In 1704604 Ontario Ltd. v. Pointes Protection Association, et al., the Court established the framework for resolving a motion to dismiss a SLAPP under s. 137.1 of the CJA. At the outset, the Court confirmed that the motion judge should “be wary of turning his or her assessment into a de facto summary judgment motion”. The motion judge should only engage in a limited weighing of the evidence and should defer to the ultimate trier of fact assessments of credibility and other questions requiring a deep dive into the evidence. The evidence filed on the motion should not be taken at face value, nor will bald allegations suffice, but the motion judge should only engage in a limited weighing of evidence and limited assessments of credibility.

On a motion to dismiss a SLAPP, the threshold burden on the moving party is to show that the underlying proceedings arise from a matter of public interest expression. The Court confirmed that the principles established in Grant v. Torstar Corp., 2009 SCC 61 apply to determining what constitutes a “matter of public interest”. Public interest is to be given a broad interpretation. It is irrelevant at the threshold stage whether “the expression is desirable or deleterious, valuable or vexatious, or whether it helps or hampers the public interest”.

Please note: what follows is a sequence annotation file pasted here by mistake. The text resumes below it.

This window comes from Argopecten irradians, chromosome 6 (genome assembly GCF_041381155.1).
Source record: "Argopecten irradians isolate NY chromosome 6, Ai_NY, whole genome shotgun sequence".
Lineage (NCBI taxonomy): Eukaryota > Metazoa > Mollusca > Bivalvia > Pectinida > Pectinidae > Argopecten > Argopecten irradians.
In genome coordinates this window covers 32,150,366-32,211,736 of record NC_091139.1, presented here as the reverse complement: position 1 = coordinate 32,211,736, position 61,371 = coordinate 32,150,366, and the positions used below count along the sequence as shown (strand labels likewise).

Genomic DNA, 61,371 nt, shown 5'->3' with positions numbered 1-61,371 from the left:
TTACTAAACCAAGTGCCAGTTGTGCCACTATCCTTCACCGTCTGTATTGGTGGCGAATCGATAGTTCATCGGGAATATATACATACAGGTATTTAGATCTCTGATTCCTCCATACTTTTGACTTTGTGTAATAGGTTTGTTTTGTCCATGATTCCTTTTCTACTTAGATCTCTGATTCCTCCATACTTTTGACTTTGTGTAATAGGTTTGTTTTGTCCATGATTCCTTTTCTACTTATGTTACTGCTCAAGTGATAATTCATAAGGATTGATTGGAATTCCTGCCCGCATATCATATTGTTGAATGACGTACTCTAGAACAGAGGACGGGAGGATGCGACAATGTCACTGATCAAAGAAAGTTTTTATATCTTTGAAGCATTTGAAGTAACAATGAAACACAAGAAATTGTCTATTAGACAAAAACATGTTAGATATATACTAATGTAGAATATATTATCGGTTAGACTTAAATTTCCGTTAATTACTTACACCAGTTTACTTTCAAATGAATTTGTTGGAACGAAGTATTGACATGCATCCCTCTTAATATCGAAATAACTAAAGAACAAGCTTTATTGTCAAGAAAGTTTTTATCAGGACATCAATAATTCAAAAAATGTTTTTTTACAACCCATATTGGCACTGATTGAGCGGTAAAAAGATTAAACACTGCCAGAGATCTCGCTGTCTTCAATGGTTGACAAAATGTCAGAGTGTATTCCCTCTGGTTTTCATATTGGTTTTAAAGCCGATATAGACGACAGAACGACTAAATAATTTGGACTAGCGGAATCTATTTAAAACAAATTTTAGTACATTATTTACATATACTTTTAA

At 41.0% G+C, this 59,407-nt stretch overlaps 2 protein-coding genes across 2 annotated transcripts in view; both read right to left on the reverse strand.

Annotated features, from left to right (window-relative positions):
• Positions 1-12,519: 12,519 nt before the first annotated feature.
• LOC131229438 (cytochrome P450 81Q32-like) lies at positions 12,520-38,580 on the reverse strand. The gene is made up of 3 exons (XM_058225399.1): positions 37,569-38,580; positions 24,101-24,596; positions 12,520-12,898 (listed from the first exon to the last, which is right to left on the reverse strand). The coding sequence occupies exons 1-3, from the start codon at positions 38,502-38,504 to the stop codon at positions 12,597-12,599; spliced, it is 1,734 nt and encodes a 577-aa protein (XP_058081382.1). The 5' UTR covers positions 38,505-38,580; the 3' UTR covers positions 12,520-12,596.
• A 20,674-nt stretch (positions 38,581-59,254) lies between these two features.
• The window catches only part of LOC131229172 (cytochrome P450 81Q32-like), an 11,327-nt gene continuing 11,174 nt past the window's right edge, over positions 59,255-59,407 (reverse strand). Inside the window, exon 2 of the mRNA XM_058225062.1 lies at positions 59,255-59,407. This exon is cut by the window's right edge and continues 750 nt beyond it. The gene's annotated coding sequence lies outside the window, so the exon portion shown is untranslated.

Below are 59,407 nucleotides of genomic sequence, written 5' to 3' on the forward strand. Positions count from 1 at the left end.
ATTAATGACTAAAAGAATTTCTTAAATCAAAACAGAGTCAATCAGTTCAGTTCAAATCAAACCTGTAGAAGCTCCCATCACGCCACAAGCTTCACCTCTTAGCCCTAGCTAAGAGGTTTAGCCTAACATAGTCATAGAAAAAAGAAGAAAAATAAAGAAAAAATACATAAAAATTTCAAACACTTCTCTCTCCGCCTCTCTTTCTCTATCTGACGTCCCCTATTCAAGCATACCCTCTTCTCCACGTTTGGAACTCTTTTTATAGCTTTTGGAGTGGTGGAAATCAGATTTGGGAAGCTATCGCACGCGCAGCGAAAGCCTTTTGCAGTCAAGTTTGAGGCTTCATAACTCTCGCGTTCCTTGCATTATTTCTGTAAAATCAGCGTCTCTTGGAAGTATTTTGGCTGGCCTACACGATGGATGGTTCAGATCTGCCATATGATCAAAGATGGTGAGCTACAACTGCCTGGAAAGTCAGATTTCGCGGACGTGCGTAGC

Once the moving party meets the threshold public interest test, the burden shifts to the plaintiff in the litigation (the respondent on the motion) to demonstrate both that there is: 1) substantial merit to the proceeding and no valid defence; and 2) that the public interest in vindicating the plaintiff’s claim through court outweighs the potential for quelling public interest expression.